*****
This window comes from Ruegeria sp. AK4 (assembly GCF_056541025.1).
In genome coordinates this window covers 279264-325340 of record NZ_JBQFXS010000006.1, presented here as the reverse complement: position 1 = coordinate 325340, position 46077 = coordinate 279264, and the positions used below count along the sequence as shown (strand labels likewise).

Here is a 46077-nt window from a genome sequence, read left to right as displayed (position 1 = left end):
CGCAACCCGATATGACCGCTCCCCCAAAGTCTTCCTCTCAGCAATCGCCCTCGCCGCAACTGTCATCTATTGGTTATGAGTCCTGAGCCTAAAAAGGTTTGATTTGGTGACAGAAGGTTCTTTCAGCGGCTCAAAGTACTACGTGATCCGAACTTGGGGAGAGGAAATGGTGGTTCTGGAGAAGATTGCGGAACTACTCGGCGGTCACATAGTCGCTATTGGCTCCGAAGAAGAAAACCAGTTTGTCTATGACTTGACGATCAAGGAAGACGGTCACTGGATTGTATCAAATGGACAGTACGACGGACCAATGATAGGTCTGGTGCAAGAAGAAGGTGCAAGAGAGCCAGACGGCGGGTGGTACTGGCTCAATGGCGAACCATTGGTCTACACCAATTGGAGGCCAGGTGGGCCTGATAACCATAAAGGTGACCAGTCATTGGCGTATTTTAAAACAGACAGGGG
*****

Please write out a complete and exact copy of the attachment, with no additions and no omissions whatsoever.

This window comes from Ruegeria sp. AK4 (assembly GCF_056541025.1).
In genome coordinates this window covers 279264-325340 of record NZ_JBQFXS010000006.1, presented here as the reverse complement: position 1 = coordinate 325340, position 46077 = coordinate 279264, and the positions used below count along the sequence as shown (strand labels likewise).

Here is a 46077-nt window from a genome sequence, read left to right as displayed (position 1 = left end):
CGCAACCCGATATGACCGCTCCCCCAAAGTCTTCCTCTCAGCAATCGCCCTCGCCGCAACTGTCATCTATTGGTTATGAGTCCTGAGCCTAAAAAGGTTTGATTTGGTGACAGAAGGTTCTTTCAGCGGCTCAAAGTACTACGTGATCCGAACTTGGGGAGAGGAAATGGTGGTTCTGGAGAAGATTGCGGAACTACTCGGCGGTCACATAGTCGCTATTGGCTCCGAAGAAGAAAACCAGTTTGTCTATGACTTGACGATCAAGGAAGACGGTCACTGGATTGTATCAAATGGACAGTACGACGGACCAATGATAGGTCTGGTGCAAGAAGAAGGTGCAAGAGAGCCAGACGGCGGGTGGTACTGGCTCAATGGCGAACCATTGGTCTACACCAATTGGAGGCCAGGTGGGCCTGATAACCATAAAGGTGACCAGTCATTGGCGTATTTTAAAACAGACAGGGG